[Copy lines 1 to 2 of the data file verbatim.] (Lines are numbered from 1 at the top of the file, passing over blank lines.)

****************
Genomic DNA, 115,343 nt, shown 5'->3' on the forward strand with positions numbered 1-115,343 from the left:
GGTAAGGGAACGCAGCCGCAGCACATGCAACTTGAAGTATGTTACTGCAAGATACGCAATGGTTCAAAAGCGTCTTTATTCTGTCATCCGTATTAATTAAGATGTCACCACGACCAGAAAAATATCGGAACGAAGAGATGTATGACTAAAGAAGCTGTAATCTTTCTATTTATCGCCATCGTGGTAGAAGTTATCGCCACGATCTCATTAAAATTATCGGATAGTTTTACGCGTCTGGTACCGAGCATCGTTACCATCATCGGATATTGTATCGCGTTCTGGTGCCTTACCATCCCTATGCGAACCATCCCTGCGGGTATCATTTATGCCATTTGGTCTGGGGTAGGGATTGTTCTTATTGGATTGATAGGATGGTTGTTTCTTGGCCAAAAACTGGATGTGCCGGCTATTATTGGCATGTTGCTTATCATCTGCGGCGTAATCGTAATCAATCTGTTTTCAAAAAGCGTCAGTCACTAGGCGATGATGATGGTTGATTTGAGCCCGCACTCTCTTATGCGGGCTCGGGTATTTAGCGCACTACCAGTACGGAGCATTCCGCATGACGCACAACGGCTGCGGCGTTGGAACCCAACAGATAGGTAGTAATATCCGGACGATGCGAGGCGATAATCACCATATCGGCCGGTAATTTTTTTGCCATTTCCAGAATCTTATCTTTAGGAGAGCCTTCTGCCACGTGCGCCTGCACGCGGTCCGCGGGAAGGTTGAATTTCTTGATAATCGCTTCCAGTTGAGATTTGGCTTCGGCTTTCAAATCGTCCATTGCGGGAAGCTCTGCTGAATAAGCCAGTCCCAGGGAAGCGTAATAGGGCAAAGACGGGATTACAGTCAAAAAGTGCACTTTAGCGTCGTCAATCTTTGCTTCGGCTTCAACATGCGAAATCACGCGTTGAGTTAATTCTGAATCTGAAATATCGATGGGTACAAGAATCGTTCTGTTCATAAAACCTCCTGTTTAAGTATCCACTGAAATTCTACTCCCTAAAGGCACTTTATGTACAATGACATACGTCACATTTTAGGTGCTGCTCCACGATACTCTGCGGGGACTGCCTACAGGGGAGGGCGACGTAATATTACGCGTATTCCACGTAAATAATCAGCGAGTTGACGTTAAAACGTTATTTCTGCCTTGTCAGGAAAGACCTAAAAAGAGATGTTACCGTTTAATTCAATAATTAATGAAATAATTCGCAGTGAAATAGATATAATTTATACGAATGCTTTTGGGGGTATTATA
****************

Genomic DNA, 115,343 nt, shown 5'->3' on the forward strand with positions numbered 1-115,343 from the left:
GGTAAGGGAACGCAGCCGCAGCACATGCAACTTGAAGTATGTTACTGCAAGATACGCAATGGTTCAAAAGCGTCTTTATTCTGTCATCCGTATTAATTAAGATGTCACCACGACCAGAAAAATATCGGAACGAAGAGATGTATGACTAAAGAAGCTGTAATCTTTCTATTTATCGCCATCGTGGTAGAAGTTATCGCCACGATCTCATTAAAATTATCGGATAGTTTTACGCGTCTGGTACCGAGCATCGTTACCATCATCGGATATTGTATCGCGTTCTGGTGCCTTACCATCCCTATGCGAACCATCCCTGCGGGTATCATTTATGCCATTTGGTCTGGGGTAGGGATTGTTCTTATTGGATTGATAGGATGGTTGTTTCTTGGCCAAAAACTGGATGTGCCGGCTATTATTGGCATGTTGCTTATCATCTGCGGCGTAATCGTAATCAATCTGTTTTCAAAAAGCGTCAGTCACTAGGCGATGATGATGGTTGATTTGAGCCCGCACTCTCTTATGCGGGCTCGGGTATTTAGCGCACTACCAGTACGGAGCATTCCGCATGACGCACAACGGCTGCGGCGTTGGAACCCAACAGATAGGTAGTAATATCCGGACGATGCGAGGCGATAATCACCATATCGGCCGGTAATTTTTTTGCCATTTCCAGAATCTTATCTTTAGGAGAGCCTTCTGCCACGTGCGCCTGCACGCGGTCCGCGGGAAGGTTGAATTTCTTGATAATCGCTTCCAGTTGAGATTTGGCTTCGGCTTTCAAATCGTCCATTGCGGGAAGCTCTGCTGAATAAGCCAGTCCCAGGGAAGCGTAATAGGGCAAAGACGGGATTACAGTCAAAAAGTGCACTTTAGCGTCGTCAATCTTTGCTTCGGCTTCAACATGCGAAATCACGCGTTGAGTTAATTCTGAATCTGAAATATCGATGGGTACAAGAATCGTTCTGTTCATAAAACCTCCTGTTTAAGTATCCACTGAAATTCTACTCCCTAAAGGCACTTTATGTACAATGACATACGTCACATTTTAGGTGCTGCTCCACGATACTCTGCGGGGACTGCCTACAGGGGAGGGCGACGTAATATTACGCGTATTCCACGTAAATAATCAGCGAGTTGACGTTAAAACGTTATTTCTGCCTTGTCAGGAAAGACCTAAAAAGAGATGTTACCGTTTAATTCAATAATTAATGAAATAATTCGCAGTGAAATAGATATAATTTATACGAATGCTTTTGGGGGTATTATA